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Strong shilling hurting Kenya’s exports in region

RenCap global chief economist Charles Robertson (left) and sub-Saharan Africa economist Yvonne Mhango during  the East Africa investor conference in Nairobi on October 3, 2016. PHOTO | DIANA NGILA
RenCap global chief economist Charles Robertson (left) and sub-Saharan Africa economist Yvonne Mhango during the East Africa investor conference in Nairobi on October 3, 2016. PHOTO | DIANA NGILA 

The Kenyan shilling is nearly 20 per cent overvalued against the dollar in real terms rendering the manufacturing sector uncompetitive in the regional export markets, economists at Renaissance Capital say.

The analysts estimate the fair value of the shilling based on the real effective exchange rate (Reer) should be 119 units to the dollar. Reer takes into account the currency’s value relative to that of its trading partners as well as inflation levels.

In nominal terms, the shilling is exchanging at 101.35 against the greenback and the higher implied value means in terms of trade Kenyan goods are practically expensive for other countries to buy.

This is in comparison with those sourced from countries such as South Africa whose currencies are seen to be undervalued.

“The overvaluation is a cause for the low export to GDP (gross domestic product) ratio in Kenya, which has not been competitive in terms of manufacturing because of the strength of the currency over a number of years. This situation, which kicked in from 2006-2007, and since then the shilling has stayed strong relative to many other currencies,” said Renaissance Capital global chief economist Charles Robertson.

“We saw in the past that East Asian countries that made manufacturing work started off with weaker, not stronger currencies.”

Rencap analysis shows that Kenya’s ratio of exports to GDP has fallen consistently over the years, going from 21.6 per cent in 2011 to 16.9 per cent in 2014.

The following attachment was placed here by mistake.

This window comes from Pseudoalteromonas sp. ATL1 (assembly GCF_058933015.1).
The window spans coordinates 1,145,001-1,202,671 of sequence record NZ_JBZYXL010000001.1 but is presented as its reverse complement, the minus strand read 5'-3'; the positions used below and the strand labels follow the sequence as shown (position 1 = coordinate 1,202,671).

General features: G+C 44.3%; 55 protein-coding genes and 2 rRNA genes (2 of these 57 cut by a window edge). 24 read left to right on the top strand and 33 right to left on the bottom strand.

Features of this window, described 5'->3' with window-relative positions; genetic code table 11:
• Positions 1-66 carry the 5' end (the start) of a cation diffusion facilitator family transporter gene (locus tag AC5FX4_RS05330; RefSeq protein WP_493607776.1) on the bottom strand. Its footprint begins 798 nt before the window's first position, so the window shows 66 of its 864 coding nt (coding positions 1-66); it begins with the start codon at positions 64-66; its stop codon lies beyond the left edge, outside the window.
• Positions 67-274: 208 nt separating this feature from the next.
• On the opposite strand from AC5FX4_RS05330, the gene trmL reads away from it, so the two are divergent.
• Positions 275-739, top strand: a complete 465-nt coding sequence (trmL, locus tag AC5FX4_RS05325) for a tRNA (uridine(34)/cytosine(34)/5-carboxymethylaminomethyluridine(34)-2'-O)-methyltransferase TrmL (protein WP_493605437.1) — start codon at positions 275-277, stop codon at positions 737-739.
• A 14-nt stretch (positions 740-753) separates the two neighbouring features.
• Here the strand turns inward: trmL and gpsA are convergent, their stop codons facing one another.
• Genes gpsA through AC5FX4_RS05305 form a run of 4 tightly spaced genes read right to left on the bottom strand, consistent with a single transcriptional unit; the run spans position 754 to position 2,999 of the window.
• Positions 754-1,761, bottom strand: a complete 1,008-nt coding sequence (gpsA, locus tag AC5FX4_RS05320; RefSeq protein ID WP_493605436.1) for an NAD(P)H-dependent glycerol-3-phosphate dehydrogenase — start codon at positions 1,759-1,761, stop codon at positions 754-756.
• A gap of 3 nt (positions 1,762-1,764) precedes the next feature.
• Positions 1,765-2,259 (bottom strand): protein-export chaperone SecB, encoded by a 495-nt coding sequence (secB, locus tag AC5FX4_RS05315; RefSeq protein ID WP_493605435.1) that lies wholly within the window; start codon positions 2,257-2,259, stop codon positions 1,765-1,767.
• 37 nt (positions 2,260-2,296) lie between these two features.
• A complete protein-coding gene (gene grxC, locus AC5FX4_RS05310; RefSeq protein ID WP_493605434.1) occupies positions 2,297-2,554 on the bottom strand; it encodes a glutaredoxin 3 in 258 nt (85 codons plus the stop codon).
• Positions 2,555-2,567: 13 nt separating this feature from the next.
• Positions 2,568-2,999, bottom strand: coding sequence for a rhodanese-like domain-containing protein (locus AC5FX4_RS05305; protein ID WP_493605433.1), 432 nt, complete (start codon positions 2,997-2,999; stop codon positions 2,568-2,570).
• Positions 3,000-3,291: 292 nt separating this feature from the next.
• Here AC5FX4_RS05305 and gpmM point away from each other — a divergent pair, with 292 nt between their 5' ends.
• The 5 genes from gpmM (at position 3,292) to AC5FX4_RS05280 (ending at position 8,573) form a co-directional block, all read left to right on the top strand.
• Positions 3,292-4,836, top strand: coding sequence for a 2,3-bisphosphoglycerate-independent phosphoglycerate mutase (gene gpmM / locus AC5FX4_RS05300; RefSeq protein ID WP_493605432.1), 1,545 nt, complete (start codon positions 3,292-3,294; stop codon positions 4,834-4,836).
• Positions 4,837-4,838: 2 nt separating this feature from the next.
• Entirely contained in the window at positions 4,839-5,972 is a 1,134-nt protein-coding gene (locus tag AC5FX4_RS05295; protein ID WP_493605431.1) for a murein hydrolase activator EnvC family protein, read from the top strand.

That of agriculture on the other hand, was consistent over the period, going from 29.3 per cent in 2011 to 30.2 per cent in 2014.

Latest data on the economy released by the Kenya National Bureau of Statistics (KNBS) last week shows that while the economy grew by 6.2 per cent in the second quarter of this year, manufacturing only grew by 3.2 per cent, compared to 5.1 per cent in the first half of 2015.

It lagged behind other key sectors such as construction (8.2 per cent), transport (8.8 per cent) hospitality (15.3 per cent), financial services (7.5 per cent) and agriculture (5.5 per cent).

“The performance (of manufacturing) was dampened by a contraction in processing and preservation of fish, manufacture of edible fats and margarine, production of soft drinks, processing of maize meal, manufacture of bread and processing of wheat flour…and was also curtailed by a decline in the assembly of motor vehicles,” said KNBS in the second quarter 2016 GDP and balance of payments report.

Going forward, the Renaissance economists say, the shilling will most likely remain stable in nominal terms, even as a number of other regional currencies either trend towards appreciation (Uganda shilling, S.A rand) or depreciation (Ethiopia birr, Nigeria naira).

The stability of the shilling is largely due to the fact that Kenya has been able to build up a strong forex reserves buffer, monetary policy has been firm and the International Monetary Fund standby facility of $1.5 billion, which reassures investors on the balance of payments.

However, the overvaluation in real terms means in case of some extraneous shock or abrupt change in macroeconomic policy, the currency would be highly vulnerable to weakening. A weakening would drive up the price of oil and production.

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